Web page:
Hedge politics: Turkey’s search for balance in the Middle East

Turkey has spent the past decade trying to expand its influence in the Middle East, resulting in the creation of a major battle line with its rivals in the region, said Aslı Aydıntaşbaş, a senior policy fellow at the European Council on Foreign Relations (ECFR).

Since last year, Turkish President Recep Tayyip Erdoğan has been trying to normalise relations with Middle Eastern countries, an effort “driven by Turkish domestic politics, the emergence of a multipolar Middle East, and intensifying geopolitical competition,” Aydıntaşbaş said in an article for the ECFR on Wednesday.

The survival of Erdoğan’s government, which is vulnerable domestically due to economic troubles and the opposition’s increasing support in polls, now “depends on efforts to balance between great powers and draw financing from former rivals in the Gulf,” she said.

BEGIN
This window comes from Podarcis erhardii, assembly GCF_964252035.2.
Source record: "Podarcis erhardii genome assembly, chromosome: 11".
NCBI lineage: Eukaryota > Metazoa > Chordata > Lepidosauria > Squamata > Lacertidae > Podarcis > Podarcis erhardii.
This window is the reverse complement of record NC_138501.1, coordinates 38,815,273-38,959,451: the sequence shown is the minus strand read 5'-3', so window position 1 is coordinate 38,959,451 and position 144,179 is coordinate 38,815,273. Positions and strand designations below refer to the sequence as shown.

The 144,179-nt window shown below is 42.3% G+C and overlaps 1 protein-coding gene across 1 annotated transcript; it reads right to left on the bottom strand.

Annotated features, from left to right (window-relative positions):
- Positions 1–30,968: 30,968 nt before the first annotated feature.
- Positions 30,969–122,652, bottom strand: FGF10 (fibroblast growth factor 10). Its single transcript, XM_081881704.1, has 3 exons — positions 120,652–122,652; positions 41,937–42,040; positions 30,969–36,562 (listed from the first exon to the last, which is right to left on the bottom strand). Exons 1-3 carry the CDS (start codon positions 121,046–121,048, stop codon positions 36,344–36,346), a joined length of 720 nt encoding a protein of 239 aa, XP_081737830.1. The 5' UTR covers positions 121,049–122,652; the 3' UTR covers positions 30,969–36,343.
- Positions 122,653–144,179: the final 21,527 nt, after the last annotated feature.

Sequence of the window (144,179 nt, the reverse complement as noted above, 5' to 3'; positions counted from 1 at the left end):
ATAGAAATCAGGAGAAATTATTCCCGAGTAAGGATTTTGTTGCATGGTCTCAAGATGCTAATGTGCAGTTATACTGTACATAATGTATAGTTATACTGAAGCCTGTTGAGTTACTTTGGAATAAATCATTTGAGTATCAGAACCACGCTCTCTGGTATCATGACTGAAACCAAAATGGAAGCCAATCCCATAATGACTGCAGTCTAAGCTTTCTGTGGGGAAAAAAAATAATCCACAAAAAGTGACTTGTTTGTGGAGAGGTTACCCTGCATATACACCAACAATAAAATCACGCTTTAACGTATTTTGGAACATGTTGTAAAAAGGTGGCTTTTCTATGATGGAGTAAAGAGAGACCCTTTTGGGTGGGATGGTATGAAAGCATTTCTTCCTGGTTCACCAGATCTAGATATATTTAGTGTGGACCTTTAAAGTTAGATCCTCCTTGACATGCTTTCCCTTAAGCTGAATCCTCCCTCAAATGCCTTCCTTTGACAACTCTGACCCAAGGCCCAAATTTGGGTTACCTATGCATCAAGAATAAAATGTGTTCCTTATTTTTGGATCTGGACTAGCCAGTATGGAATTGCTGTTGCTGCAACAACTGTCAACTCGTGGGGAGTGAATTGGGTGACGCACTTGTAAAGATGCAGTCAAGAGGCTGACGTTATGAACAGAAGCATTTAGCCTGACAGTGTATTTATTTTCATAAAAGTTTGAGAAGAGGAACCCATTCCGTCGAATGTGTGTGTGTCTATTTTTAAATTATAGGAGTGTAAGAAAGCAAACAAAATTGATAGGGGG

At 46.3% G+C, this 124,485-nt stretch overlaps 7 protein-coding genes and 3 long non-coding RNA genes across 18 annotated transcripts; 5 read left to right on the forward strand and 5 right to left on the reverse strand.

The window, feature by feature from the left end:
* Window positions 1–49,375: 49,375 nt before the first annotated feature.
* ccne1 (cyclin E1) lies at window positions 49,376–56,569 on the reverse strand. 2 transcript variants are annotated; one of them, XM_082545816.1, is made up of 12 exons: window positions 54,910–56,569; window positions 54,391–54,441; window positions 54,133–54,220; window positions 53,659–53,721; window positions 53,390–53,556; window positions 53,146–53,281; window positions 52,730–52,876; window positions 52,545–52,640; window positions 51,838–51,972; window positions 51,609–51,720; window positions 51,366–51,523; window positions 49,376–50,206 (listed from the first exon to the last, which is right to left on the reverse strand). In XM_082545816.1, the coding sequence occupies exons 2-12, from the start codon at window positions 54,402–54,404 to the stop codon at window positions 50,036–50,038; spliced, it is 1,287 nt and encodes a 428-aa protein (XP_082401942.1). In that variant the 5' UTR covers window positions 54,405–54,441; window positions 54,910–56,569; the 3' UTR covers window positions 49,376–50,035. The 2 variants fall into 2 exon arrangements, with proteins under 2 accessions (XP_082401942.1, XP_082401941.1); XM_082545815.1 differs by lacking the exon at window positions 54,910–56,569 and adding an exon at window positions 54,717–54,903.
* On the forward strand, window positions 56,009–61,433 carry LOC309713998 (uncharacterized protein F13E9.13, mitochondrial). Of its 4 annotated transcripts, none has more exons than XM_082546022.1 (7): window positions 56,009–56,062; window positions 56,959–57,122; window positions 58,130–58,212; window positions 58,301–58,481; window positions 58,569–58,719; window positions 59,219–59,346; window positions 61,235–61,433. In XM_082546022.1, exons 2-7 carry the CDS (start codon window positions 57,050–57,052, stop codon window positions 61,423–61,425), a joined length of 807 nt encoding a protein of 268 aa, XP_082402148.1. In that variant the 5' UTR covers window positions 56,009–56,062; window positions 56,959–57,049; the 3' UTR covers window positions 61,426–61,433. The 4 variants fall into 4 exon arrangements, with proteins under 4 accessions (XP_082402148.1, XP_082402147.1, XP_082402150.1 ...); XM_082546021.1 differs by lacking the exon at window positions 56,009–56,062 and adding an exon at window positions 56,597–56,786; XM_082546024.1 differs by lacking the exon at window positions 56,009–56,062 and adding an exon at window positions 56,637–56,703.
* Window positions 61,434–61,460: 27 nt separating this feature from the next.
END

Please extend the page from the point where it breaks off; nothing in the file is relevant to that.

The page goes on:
A full reproduction of the article follows below:

In late March, an Istanbul-based prosecutor investigating the murder of Saudi journalist Jamal Khashoggi wrote to Turkey’s Ministry of Justice to ask for the case to be transferred to Saudi Arabia. This attempt to sweep the inquiry under the carpet allowed the Turkish government to start repairing its relationship with Riyadh. Turkish President Recep Tayyip Erdogan visited the Saudi capital, where he was photographed in a well-choreographed embrace with Crown Prince Mohammed bin Salman. A few months later, Mohammed bin Salman made the trip to Ankara.

The sudden friendliness between the sides came as a surprise. After Khashoggi was brutally murdered at the Saudi consulate in Istanbul in 2018, the Turkish government spearheaded an international campaign to expose the Saudi state’s role in the crime. Turkey shared a voice recording from the crime scene with its allies, while Erdogan himself wrote an op-ed for the Washington Post – where Khashoggi was a columnist – in which he blamed the Saudi regime for the murder.

This assertiveness was typical of the foreign policy Turkey had pursued for much of the previous decade, as it sought to remake the Middle East in its own image. Ankara supported offshoots of the Muslim Brotherhood across the region, backed the Arab uprisings, publicly condemned Gulf states’ domestic policies, and expanded its military activities in Syria and Iraq. In the eastern Mediterranean, Turkey’s gunboat diplomacy pitted it against a bloc comprising Saudi Arabia, the United Arab Emirates, Egypt, and Israel.